Lack Of COVID-19 Testing Raises Concerns Of Symptomless Spread
Nearly 150 people at a Boston homeless shelter; 29 of 33 women admitted to give birth at New York-Presbyterian Allen Hospital and Columbia University Irving Medical Center; more than half of those who tested positive on the quarantined Diamond Princess cruise ship and the U.S.S. Theodore Roosevelt aircraft carrier.
All had COVID-19, but none had symptoms.
Such reports underline the dangers of reopening communities when so many questions remain — and when testing data is so lacking.
With the limited available tests being focused on the sick, little data exists on how many people without symptoms may carry, and pass on, coronavirus.
David Engelthaler, co-director of TGen North, home to TGen's Pathogen and Microbiome Division, said we don't know enough about this new disease to make such estimates.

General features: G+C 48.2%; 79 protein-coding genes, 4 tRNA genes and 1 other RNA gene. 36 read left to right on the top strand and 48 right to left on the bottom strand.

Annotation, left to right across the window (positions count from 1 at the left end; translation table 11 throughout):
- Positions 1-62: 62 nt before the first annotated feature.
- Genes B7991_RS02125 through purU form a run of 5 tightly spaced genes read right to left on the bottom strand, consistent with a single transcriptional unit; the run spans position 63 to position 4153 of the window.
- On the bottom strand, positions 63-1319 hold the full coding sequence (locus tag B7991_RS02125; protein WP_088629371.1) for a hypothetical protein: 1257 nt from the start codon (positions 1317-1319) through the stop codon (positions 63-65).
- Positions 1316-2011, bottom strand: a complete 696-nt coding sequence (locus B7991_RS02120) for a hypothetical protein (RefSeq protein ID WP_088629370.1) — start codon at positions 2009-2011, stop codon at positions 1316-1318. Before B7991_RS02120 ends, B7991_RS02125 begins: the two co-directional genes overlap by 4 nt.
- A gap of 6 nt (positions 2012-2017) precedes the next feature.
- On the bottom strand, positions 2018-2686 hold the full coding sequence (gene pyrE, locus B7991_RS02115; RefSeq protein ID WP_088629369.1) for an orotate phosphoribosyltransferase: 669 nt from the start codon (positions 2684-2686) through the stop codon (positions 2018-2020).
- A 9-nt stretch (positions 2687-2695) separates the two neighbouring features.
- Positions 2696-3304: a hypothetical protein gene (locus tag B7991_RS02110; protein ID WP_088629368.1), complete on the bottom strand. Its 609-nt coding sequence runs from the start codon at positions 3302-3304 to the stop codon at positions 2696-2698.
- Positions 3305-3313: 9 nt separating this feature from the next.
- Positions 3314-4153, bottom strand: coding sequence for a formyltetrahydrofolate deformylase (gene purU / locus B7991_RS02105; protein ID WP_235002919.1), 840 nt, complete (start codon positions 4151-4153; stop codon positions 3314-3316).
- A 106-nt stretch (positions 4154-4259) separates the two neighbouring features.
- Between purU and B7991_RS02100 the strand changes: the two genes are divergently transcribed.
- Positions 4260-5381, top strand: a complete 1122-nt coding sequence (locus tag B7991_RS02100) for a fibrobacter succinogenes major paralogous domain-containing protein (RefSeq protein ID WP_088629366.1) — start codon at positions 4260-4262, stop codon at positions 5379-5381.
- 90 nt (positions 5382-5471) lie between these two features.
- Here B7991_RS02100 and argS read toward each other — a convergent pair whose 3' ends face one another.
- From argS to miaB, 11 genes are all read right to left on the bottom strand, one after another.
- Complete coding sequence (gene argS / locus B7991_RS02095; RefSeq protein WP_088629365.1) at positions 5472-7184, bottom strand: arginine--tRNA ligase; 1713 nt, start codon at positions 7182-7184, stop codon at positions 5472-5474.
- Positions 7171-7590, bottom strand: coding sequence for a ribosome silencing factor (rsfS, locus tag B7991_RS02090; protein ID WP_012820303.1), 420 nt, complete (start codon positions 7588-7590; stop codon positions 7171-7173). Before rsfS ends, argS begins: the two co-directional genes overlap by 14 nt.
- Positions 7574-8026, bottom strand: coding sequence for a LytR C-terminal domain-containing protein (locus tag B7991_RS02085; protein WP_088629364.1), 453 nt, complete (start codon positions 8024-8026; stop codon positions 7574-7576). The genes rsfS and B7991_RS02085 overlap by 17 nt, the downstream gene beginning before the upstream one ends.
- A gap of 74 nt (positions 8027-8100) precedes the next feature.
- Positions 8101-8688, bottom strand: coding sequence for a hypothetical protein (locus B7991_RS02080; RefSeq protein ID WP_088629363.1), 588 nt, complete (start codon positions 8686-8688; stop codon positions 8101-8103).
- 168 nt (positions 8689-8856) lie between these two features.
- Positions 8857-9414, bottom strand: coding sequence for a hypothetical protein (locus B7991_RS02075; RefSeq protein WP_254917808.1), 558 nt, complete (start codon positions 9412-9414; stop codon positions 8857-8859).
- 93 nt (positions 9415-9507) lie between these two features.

"We have to continue to do lots of testing and really gain that actionable intelligence," he said.
But Engelthaler added antibody testing would not settle the question of if or when people can return to work because we don't truly know whether testing positive means they cannot get sick again.
It's also likely the vast majority of people will have no antibodies by the time they return to work.
"We're going to have to continue to track the amount of antibody, the amount of immunity, in our community, but it cannot be a deciding factor on whether or not people can work," said Engelthaler.
More comprehensive testing will be necessary to give researchers and policymakers the information they need to monitor infected populations and protect those most at risk.
"We can't necessarily say, 'Well, we're not going to make any new public policy decisions or let people go back to work until we figure all this out,' because we won't figure it all out — at least not for the next 12 or 18 months," said Engelthaler.